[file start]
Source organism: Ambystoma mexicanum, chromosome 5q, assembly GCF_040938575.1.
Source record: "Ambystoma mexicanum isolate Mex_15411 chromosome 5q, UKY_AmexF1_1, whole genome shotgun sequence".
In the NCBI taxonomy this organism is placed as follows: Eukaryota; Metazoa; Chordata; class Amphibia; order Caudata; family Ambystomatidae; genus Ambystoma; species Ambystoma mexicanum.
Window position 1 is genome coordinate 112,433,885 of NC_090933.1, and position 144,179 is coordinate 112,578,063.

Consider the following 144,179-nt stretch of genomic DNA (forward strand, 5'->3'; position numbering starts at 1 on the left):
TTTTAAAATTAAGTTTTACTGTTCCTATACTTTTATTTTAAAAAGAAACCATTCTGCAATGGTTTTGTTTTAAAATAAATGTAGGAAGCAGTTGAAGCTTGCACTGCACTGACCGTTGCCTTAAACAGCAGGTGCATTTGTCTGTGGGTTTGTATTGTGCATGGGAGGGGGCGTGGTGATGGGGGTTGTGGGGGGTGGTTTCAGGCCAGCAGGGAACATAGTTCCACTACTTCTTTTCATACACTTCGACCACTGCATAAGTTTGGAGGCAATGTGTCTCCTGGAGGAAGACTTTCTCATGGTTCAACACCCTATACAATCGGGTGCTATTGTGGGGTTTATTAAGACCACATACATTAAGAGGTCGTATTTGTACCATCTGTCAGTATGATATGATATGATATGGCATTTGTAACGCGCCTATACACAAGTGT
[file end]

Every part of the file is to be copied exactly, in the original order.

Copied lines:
Source organism: Ambystoma mexicanum, chromosome 5q, assembly GCF_040938575.1.
Source record: "Ambystoma mexicanum isolate Mex_15411 chromosome 5q, UKY_AmexF1_1, whole genome shotgun sequence".
In the NCBI taxonomy this organism is placed as follows: Eukaryota; Metazoa; Chordata; class Amphibia; order Caudata; family Ambystomatidae; genus Ambystoma; species Ambystoma mexicanum.
Window position 1 is genome coordinate 112,433,885 of NC_090933.1, and position 144,179 is coordinate 112,578,063.

Consider the following 144,179-nt stretch of genomic DNA (forward strand, 5'->3'; position numbering starts at 1 on the left):
TTTTAAAATTAAGTTTTACTGTTCCTATACTTTTATTTTAAAAAGAAACCATTCTGCAATGGTTTTGTTTTAAAATAAATGTAGGAAGCAGTTGAAGCTTGCACTGCACTGACCGTTGCCTTAAACAGCAGGTGCATTTGTCTGTGGGTTTGTATTGTGCATGGGAGGGGGCGTGGTGATGGGGGTTGTGGGGGGTGGTTTCAGGCCAGCAGGGAACATAGTTCCACTACTTCTTTTCATACACTTCGACCACTGCATAAGTTTGGAGGCAATGTGTCTCCTGGAGGAAGACTTTCTCATGGTTCAACACCCTATACAATCGGGTGCTATTGTGGGGTTTATTAAGACCACATACATTAAGAGGTCGTATTTGTACCATCTGTCAGTATGATATGATATGATATGGCATTTGTAACGCGCCTATACACAAGTGT